We must choose life: writings by Namibian women on culture, violence, HIV and Aids.
|Article Type:||Book review|
|Subject:||Books (Book reviews)|
|Publication:||Name: Sister Namibia Publisher: Sister Namibia Audience: Academic; General Format: Magazine/Journal Subject: Social sciences; Women's issues/gender studies Copyright: COPYRIGHT 2008 Sister Namibia ISSN: 1026-9126|
|Issue:||Date: August, 2008 Source Volume: 20 Source Issue: 3|
|Topic:||NamedWork: We Must Choose Life (Collection)|
We all know the statistics: 20% HIV/Aids infection rate in most of
Southern Africa, including Namibia, with little change in numbers
despite billions of dollars for education and treatment from
organisations like PEPFAR, Project Hope, and the Millennium Challenge.
Less known is the gender distribution for HIV/Aids: 62% for women and
38% for men in Namibia, but even these are still just numbers. The
unique and invaluable contribution of We must choose life is to put
faces into the bleak Aids landscape, providing a human dimension to the
bureaucratic facts and figures.
The book is a collection of writings by women all over Namibia, some of which are translated or transcribed from local languages. Of the more than 500 submissions, 159 were published. Its goal is to raise consciousness and empower women to take control of their health and welfare in a male-dominated society. A similar book published two years ago, Between Yesterday and Tomorrow, deals with the progress toward gender equality on paper and the lack of progress in reality during the time since Independence. A third volume, forthcoming, will deal with moments of courage in a male-dominated society.
HIV/Aids overwhelmingly victimises women, as statistics attest. The pain, of course, is physical, as sufferers succumb to myriad opportunistic infections, not to mention fevers, sweats, skin lesions, flus, headaches, diarrheas. The emotional pain, though, may be even worse. Many narratives tell of betrayal by an unfaithful HIV-positive husband, of fears and resistance to being tested for HIV, of fears about disclosing one's status, of abandonment after revealing a positive test result, of isolation after deciding to conceal the result, of fear and grieving that one will not live long enough to raise one's children, of broken homes and orphans reunited only in the graveyard, of poverty worsened by inability to work. The searing psychic pain of Aids sufferers may be best expressed in the poem, Discrimination: "Why do you accuse me?/ i am not the virus/ why are you fighting me?/ i am not the disease/ can't you see me?/ i am your mother, your daughter ... don't you recognise me?"
Reading these stories of women's suffering provides an epiphany of the root cause of the Aids pandemic: it's not lack of education, it's the presence of male-dominated culture! Traditional cultural practices in Namibia impact people's behavior far more than educational leaflets or even Constitutional "guarantees" of human rights and gender equality. Indeed, as the editor claims, "Namibia remains one of the most violent and most unequal societies in the world."
Although "it's taboo in our culture to talk about sex and sexuality," men supposedly have uncontrollable sexual desires. Therefore, they can't take the time to use condoms, they require multiple partners (so they can "taste macaroni and rice, not just porridge all the time"), and sometimes "five wives." They pay lobolas of "twenty-three cows," which make their wives into property, subject to rape, beating, even murder. "Angel" is a particularly poignant story of a little girl raped and murdered by her uncle. Other little girls endure years of incest with family members. When a girl starts to menstruate, she is commonly "initiated" (raped) by a cousin. A widow needs to be "cleansed" (raped) by another family member and then remarried within the family to keep the property intact. "My daughter, Sofia, I know that you are still mourning your husband's death, but remember that this is our culture and you will become Martin's wife." Infertility requires the woman to mate with another man in hopes of sparing her husband the shame of childlessness. Genital mutilation and the use of herbs to create "dry sex" increase chances for HIV infection.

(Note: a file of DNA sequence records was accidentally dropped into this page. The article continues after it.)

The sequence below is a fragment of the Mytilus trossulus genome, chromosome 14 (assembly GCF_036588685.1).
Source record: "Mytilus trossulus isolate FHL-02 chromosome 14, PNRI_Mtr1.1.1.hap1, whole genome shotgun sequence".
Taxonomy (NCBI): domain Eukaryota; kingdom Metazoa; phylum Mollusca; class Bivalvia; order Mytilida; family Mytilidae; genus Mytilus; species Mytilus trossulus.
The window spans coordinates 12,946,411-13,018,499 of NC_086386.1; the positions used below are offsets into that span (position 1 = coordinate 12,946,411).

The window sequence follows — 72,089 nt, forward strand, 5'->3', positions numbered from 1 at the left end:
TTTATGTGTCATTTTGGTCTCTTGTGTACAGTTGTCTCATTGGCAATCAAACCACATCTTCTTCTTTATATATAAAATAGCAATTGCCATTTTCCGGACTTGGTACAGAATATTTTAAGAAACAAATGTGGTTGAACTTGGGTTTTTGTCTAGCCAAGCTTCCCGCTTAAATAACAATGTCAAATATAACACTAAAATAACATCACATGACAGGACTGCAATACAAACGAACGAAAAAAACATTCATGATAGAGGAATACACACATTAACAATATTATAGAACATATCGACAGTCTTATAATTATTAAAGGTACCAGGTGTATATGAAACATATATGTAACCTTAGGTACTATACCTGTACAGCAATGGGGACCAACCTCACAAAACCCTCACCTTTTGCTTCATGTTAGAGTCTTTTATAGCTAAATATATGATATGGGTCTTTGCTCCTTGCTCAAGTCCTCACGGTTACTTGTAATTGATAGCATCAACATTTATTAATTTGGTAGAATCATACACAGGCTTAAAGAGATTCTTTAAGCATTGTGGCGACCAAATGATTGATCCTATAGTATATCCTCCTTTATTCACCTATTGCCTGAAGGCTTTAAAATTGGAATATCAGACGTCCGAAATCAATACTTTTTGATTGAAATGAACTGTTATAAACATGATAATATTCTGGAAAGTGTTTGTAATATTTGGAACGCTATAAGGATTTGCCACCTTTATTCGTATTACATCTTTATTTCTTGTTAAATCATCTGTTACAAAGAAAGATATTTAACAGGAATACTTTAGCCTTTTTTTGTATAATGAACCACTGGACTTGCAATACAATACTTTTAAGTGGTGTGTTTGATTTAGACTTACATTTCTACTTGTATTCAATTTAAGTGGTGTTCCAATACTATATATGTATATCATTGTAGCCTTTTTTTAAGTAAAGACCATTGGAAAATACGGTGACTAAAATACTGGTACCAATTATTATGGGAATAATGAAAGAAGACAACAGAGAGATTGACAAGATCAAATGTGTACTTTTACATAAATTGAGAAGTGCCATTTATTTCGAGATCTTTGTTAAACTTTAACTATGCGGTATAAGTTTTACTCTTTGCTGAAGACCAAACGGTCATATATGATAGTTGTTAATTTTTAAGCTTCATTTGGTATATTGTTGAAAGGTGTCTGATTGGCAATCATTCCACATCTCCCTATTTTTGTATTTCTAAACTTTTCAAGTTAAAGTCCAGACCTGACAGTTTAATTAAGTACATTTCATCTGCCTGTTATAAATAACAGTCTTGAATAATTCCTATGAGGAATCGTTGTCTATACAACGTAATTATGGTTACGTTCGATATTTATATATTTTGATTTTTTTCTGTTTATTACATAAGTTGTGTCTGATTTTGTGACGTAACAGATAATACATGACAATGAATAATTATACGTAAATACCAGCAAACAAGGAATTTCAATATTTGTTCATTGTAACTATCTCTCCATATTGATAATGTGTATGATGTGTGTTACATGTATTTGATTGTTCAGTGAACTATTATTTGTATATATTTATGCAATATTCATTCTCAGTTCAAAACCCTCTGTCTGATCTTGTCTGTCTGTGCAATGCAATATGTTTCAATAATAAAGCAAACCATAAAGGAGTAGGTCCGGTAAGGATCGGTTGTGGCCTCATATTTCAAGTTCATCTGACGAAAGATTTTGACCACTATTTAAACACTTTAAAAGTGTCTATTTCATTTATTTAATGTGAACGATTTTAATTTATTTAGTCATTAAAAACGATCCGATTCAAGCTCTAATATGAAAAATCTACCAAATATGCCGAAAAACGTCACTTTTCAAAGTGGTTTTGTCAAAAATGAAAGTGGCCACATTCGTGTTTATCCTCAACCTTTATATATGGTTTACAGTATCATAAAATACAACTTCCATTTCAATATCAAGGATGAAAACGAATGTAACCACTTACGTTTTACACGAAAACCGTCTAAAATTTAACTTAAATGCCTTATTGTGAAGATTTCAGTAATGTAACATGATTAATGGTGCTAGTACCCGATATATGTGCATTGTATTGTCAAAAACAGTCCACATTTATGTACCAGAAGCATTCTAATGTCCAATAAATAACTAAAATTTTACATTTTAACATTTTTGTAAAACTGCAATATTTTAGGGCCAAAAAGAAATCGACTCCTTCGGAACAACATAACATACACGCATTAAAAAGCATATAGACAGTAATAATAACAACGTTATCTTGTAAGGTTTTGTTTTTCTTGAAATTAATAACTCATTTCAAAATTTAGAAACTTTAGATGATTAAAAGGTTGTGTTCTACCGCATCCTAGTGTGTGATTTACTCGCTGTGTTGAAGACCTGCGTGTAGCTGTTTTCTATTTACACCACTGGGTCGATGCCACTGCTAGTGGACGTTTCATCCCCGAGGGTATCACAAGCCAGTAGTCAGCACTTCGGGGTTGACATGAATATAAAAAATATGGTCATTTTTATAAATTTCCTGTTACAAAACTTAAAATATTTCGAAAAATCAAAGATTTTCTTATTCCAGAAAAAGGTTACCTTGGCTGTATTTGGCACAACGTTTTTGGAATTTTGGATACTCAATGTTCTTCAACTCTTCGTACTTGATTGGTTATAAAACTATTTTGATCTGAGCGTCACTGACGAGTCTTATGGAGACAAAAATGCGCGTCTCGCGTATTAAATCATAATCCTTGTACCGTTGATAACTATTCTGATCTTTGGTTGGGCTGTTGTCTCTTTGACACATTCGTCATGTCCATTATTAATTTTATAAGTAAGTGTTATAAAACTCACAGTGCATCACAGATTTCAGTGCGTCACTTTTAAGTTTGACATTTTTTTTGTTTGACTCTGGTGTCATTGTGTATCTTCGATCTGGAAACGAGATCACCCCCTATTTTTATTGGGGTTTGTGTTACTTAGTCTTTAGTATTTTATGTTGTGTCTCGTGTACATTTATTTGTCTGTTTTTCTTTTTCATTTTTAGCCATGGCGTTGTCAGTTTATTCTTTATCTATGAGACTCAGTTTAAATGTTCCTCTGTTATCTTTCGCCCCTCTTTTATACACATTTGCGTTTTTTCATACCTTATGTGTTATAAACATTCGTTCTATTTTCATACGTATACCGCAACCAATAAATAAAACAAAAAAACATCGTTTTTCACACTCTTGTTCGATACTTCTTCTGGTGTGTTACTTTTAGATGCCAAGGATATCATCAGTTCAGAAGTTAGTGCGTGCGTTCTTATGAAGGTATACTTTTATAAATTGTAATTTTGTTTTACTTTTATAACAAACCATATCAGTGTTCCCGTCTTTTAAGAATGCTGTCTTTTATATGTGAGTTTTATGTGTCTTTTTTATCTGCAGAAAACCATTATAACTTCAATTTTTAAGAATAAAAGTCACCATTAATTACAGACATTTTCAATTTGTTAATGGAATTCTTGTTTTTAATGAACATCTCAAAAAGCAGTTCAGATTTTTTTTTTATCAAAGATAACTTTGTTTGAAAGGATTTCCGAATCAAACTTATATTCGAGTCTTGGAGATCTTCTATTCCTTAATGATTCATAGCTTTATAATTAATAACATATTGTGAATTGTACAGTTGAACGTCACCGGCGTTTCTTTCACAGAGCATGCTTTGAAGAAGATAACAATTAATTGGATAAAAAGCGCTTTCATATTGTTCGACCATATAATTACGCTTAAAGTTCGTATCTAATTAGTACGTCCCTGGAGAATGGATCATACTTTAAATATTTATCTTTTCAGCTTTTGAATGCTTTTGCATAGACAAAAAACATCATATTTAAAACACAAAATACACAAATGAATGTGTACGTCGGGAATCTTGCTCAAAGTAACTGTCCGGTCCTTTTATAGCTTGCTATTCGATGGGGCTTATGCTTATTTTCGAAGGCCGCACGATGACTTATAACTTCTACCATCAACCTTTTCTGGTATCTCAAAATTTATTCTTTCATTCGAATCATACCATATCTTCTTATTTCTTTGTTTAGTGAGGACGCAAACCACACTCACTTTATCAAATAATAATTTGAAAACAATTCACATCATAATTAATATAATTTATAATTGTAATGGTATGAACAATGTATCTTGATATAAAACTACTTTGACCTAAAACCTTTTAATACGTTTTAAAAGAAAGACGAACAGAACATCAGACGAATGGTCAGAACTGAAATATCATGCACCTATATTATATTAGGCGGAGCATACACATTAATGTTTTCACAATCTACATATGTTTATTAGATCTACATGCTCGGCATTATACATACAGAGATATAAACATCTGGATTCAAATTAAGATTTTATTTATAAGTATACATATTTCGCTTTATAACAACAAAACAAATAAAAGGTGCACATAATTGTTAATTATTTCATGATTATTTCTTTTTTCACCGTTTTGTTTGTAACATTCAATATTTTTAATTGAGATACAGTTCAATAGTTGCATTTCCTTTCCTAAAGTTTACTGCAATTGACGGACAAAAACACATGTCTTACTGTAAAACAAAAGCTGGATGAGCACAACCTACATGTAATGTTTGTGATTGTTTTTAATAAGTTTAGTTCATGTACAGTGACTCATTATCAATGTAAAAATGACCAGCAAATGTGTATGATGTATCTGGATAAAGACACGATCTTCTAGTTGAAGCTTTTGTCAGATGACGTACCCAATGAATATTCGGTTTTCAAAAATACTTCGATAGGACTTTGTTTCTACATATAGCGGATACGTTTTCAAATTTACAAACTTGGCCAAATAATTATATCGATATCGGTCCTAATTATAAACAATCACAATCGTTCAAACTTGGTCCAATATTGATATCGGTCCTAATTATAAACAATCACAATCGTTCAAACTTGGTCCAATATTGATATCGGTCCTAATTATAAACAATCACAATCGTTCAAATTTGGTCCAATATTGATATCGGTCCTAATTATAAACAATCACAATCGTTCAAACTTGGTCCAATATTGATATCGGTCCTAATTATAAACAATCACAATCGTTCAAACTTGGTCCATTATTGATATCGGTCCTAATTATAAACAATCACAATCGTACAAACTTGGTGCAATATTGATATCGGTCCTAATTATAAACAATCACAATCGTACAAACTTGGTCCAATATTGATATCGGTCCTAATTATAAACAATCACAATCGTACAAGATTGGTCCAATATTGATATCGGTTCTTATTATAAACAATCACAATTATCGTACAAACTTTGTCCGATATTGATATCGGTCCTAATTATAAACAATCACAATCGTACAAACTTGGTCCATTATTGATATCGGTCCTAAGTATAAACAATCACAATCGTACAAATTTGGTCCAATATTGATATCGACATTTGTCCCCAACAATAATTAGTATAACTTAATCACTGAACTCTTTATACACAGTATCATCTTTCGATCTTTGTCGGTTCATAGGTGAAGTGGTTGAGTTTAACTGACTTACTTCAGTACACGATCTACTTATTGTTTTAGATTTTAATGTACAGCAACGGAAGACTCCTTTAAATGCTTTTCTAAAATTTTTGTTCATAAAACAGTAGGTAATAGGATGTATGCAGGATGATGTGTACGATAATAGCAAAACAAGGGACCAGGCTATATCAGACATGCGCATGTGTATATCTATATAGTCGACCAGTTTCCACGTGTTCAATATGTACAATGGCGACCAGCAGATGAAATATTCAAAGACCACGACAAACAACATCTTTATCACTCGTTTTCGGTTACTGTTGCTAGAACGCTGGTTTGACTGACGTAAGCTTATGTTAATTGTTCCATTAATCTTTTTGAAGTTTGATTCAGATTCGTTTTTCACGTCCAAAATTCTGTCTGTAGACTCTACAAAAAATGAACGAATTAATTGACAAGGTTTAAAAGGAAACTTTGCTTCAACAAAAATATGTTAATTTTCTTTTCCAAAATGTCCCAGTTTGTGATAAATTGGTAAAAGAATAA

Why do Namibian women tolerate this brutality and succumb to HIV/Aids like sheep to slaughter? Because they, too, have been acculturated to accept male dominance. They believe that "a respected woman is quiet, obedient, hard-working, and married." Because any resistance is met with even more brutality and rejection from both husbands and extended family. And most of all because they have no other options, lacking any encouragement or means to support themselves and their children on their own. As one poet put it, "Infidelity is rooted in culture/know that dead people have no culture/therefore a culture has no meaning/if it drives people to death ..."
Obviously, something has to change. No society can prosper without equality. As Deputy Minister of Education, Dr. Becky Ndjoze-Ojo, states in her introduction, "if one part of society is sick, the whole society is sick, and if one half of the society is treated without respect and freedom, the whole society remains oppressed and disempowered."
We must choose life may just be the catalyst for this desperately needed change. A prerequisite for healing, the book diagnoses the illness, not just of HIV and Aids but of the culture that allows this grim reaper to flourish. And rising phoenix-like from the grinding suffering are stories of triumph of the human spirit, of brave women reclaiming their rights and their dignity and encouraging their sisters to do likewise. In so doing, these writers have created art.
Reviewed by Dr. Marna Broekhoff
Dr. Marna Broekhoff is an English Language Fellow, U.S. Department of State
|Gale Copyright:||Copyright 2008 Gale, Cengage Learning. All rights reserved.|